Crowner Royal (Crowner John), by Bernard Knight
This particular book finds Crowner John being brought from his beloved Exeter, where his estranged wife has threatened to take orders, to serve as the first royal coroner for the English court at Westminster. Naturally, there are problems. One of them is the ambiguous place of the royal coroner himself given the religious jurisdiction of Westminster and the hostility of the London tradesmen to the existence of a royal coroner at all. Naturally, the person to deal with this is Crowner John himself, who seems to be trusted by King Richard (and hostile to the future King John, which bodes ill for his longevity and power), William Marshal (a bit character here), and other people who are in high power. The bigger question is why the protagonist is trusted aside from the workings of authorial providence, since he seems remarkably slow on the uptake regarding the plots of others around him, since he seems so intent on chasing skirts–such as the wife of a French nobleman who openly flirts with others around him, as well as his sleeping business partner in a wool exporting business out of Exeter. And once again the author finds himself spending too much time showing the interior life of an unsympathetic protagonist who is a bully and an exploiter of women (and others) as well as venting his spleen about his hostility to religious figures.
The plot of this book is admittedly a strong point. A series of deaths ends up being connected, beginning with a member of low orders who listens in to treasonous conversation and finds his life snuffed out, and in the course of trying to figure out jurisdictional matters Crowner John finds himself being enlisted to guard the transfer of part of the royal treasury from Winchester to London, where it is needed to pay for King Richard’s wars to preserve his Angevin patrimony. Meanwhile, the impending visit of the imposing Eleanor of Aquitaine to England puts the whole court under a fair amount of stress, while John deals with stress in his own personal life, which he does not handle well. If the author’s dealing with matters of faith and with populist politics is not a strong suit (for some reason the author seems to dislike the lower classes, a snobbery that is not in any way earned by any sort of cultural or moral excellence on the part of the author’s worldview), the plot itself has plenty of enjoyable setpieces, including the coroner browbeating juries into accepting his interpretations of events and a fortuitous discovery of the identity of the culprits at the end that ties everything together nicely and gets Crowner John back to his home of Exeter.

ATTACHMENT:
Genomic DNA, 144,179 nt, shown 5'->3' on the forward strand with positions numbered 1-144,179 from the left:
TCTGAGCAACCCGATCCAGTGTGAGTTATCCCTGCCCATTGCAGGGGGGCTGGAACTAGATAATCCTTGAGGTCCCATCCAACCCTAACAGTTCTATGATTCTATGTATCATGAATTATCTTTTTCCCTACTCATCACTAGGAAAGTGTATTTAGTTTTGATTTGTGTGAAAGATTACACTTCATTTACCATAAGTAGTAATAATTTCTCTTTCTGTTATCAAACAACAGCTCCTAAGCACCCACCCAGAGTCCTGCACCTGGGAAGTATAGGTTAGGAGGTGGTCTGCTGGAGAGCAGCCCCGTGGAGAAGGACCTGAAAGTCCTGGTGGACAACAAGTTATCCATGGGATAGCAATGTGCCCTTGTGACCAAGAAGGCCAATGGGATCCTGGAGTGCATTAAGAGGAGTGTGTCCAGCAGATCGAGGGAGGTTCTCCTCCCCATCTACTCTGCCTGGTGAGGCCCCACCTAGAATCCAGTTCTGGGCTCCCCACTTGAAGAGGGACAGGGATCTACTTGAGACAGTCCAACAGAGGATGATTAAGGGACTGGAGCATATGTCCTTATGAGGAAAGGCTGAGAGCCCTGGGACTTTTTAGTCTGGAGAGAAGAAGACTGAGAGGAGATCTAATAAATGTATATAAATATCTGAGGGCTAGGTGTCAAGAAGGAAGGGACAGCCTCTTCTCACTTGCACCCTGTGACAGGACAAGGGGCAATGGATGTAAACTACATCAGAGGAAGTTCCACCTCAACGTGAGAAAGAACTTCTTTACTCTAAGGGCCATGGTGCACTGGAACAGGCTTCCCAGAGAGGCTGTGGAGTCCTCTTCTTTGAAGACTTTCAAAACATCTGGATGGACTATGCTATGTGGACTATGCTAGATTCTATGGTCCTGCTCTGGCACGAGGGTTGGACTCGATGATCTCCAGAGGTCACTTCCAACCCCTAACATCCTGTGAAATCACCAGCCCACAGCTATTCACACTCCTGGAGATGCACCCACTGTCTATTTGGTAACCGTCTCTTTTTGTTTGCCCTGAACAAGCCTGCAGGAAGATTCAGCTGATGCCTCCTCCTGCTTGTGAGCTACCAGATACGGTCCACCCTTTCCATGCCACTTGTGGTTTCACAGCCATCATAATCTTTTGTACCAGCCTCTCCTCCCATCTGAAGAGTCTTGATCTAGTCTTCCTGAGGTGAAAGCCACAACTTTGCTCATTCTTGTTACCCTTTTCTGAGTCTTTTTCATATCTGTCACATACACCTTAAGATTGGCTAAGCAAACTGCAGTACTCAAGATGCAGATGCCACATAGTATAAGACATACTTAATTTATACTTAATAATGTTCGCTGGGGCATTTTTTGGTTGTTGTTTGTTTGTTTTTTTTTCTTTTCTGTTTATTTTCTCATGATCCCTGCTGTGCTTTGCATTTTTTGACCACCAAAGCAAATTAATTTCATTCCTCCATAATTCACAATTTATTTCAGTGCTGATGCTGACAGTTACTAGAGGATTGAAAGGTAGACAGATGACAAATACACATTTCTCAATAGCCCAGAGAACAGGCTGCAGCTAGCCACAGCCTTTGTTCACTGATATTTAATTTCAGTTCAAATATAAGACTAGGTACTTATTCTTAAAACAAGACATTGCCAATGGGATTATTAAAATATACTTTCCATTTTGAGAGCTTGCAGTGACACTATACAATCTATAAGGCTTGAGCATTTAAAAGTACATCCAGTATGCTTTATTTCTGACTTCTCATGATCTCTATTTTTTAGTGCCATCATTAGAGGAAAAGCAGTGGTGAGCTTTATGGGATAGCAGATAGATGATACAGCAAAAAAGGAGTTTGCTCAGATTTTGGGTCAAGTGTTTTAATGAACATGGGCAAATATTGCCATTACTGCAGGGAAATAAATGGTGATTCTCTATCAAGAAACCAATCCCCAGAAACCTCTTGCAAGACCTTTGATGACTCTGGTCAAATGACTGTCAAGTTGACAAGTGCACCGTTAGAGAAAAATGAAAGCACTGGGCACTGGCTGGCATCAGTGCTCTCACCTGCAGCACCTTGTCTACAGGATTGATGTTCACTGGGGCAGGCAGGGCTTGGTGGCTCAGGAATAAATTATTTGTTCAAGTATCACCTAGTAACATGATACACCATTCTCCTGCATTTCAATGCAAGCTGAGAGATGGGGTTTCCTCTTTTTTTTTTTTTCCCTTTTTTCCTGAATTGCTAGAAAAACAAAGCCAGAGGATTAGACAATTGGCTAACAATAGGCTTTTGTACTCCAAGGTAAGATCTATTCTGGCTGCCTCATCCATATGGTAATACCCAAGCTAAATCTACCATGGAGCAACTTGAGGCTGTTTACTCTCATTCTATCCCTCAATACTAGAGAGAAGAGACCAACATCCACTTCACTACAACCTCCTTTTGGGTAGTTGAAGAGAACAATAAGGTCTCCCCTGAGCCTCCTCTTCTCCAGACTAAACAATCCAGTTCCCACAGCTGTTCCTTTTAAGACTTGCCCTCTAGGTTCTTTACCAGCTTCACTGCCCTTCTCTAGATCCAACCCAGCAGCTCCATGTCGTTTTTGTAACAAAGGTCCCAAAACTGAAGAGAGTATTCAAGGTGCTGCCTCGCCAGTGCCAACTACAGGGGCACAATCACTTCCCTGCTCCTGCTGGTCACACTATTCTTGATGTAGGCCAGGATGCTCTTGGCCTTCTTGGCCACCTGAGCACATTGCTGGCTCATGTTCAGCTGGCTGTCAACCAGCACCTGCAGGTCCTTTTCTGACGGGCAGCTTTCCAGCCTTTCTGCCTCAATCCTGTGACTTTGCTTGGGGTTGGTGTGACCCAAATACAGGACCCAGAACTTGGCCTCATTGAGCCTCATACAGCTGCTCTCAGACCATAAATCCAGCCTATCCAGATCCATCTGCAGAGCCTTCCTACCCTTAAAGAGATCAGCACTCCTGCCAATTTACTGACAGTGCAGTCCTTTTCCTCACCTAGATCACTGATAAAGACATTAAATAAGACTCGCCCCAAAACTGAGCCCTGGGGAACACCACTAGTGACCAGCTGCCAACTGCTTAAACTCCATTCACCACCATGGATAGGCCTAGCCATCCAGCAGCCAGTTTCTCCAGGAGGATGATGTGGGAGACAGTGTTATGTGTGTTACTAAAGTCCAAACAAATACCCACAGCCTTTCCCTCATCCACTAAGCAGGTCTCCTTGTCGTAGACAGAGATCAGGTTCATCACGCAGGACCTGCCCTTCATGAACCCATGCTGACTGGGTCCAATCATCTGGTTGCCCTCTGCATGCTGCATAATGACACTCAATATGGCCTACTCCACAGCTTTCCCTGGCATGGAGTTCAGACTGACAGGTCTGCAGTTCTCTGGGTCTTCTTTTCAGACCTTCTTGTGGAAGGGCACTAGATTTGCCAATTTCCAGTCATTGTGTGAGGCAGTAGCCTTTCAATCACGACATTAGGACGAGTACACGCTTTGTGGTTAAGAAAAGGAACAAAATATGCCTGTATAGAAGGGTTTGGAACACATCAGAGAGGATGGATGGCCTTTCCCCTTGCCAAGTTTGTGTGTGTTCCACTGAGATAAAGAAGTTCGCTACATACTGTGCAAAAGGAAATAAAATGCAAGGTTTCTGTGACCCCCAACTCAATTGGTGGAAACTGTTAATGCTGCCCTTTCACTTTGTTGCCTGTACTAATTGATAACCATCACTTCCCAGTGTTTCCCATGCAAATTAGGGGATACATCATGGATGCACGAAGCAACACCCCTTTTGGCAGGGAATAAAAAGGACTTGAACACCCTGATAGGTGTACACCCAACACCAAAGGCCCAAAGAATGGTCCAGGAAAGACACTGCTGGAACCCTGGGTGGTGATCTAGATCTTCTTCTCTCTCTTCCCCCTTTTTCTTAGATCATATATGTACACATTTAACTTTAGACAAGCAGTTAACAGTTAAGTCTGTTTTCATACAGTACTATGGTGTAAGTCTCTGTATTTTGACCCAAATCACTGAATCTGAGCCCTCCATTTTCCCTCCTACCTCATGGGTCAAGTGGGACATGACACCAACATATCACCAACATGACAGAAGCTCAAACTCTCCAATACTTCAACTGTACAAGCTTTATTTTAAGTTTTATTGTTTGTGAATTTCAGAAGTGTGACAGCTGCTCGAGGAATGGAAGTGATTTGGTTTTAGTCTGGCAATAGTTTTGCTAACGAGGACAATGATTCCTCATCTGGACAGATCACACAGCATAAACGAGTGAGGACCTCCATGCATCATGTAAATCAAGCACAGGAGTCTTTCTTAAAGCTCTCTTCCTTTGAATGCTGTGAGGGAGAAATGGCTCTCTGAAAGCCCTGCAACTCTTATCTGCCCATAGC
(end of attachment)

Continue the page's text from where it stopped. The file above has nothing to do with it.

As is often the case, this is a book that leads one to question the character of the author. Does the author think that Crowner John is an appealing hero? Clearly the flaws that the character has are intentional–one does not make a sexually promiscuous bully who is frustrated by the demands of temporary celibacy on accident. But is the protagonist meant to stand in for the author at all in being rationalistic, not particularly devout, and lucky rather than good at his job as a coroner? As a coroner the titular hero shows himself far more interested in dealing with the political aspects of his job than in addressing the moral aspects of life or in being a suitable figure that others might want to model themselves after him. He seems a loyal enough servant of the Plantagenets, with a fondness for bringing revenue their way, and yet the moral failings and snobbery of the man make his politics more than suspect, and undercut the design of the coroner system in the first place as being something that the reader should support and endorse.